“flux,” which is related to some physical or abstract conserved

quantity in a system, e.g., conservation of mass in fluid mechanics,

or conservation of power in electromagnetics.

The entire domain is meshed to conform to the objects in the domain.

For instance, in the following figure, we show a mesh conforming to a

solid box with a small circle defined at the center:

The DG method has a number of interesting properties that make it

extremely well-suited for solving complicated equations:

**Conformal meshes**: Since the solutions are expanded

locally over each element, mesh elements can have any arbitrary

shape dependent on the problem geometry.

**Colocated fields**: In contrast to FDTD, high accuracy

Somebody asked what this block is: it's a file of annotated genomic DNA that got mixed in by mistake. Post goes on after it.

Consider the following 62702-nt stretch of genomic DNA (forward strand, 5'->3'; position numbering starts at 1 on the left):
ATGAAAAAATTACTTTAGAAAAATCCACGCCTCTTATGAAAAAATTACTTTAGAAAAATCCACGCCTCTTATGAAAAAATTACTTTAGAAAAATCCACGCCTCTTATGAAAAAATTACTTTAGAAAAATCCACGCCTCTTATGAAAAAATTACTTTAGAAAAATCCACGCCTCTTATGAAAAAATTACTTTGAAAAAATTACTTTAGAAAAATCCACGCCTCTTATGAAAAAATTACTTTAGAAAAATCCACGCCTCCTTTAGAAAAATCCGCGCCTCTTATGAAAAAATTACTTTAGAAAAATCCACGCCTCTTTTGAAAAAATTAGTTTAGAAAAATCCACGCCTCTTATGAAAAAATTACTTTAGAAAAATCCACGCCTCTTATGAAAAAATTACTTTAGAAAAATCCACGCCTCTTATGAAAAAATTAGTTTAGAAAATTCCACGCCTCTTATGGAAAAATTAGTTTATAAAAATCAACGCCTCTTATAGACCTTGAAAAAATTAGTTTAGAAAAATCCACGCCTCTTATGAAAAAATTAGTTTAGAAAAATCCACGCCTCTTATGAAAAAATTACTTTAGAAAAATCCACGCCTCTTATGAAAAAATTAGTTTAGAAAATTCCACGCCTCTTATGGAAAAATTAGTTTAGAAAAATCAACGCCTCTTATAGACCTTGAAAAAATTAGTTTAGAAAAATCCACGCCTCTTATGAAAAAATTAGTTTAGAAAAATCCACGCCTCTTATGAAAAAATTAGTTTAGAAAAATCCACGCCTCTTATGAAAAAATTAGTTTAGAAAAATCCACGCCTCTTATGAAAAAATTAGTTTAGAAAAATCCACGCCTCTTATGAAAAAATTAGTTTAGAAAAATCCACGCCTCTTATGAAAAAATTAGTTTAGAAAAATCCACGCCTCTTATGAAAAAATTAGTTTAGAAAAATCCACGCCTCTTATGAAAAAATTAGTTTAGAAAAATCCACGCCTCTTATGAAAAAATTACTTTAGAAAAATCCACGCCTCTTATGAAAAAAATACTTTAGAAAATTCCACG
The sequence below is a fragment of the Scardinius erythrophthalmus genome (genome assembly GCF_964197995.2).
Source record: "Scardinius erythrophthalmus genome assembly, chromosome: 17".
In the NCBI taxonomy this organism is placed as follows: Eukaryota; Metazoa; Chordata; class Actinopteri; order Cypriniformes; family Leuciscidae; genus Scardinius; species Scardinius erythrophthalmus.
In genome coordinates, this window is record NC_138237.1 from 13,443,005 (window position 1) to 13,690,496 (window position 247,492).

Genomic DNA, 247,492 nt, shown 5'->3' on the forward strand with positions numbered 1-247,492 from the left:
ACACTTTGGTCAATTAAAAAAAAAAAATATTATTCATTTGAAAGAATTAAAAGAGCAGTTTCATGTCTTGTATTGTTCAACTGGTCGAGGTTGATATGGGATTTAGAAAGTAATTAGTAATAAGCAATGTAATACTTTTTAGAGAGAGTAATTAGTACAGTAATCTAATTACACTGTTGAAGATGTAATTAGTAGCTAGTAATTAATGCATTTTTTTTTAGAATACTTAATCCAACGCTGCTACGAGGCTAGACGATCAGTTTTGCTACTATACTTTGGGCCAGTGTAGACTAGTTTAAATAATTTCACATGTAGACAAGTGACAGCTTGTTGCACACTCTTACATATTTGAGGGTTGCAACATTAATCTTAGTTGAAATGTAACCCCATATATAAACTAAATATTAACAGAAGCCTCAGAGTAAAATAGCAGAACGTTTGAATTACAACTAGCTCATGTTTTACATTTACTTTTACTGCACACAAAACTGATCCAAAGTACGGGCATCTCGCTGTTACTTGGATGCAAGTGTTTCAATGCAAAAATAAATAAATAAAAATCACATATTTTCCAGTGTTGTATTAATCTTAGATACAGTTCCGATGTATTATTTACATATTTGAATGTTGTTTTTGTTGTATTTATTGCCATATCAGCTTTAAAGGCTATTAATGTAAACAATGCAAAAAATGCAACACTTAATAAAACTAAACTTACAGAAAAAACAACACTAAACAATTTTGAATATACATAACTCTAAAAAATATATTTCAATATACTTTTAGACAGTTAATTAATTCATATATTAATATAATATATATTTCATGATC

does not require resorting to staggered grids.

**Trivial parallelization**: Parallelization only requires a

way to communicate the fluxes at the faces between elements on

different CPUs. That is, the stencil size is independent of the

order of accuracy.

**Arbitrary order of accuracy**: The order of accuracy can

be increased simply by increasing the number of basis functions in

the expansion.

DG in plasmas

The DG method can easily be used in plasmas. A so-called “cold

plasma” is characterized by a frequency-dependent plasma current:

In the nodal DG framework, all that is required is to convert this

into a system of first-order ODEs, with plasma currents defined at

the interpolation control points. A sample 2D simulation showing an

antenna radiating into a magnetoplasma is shown below: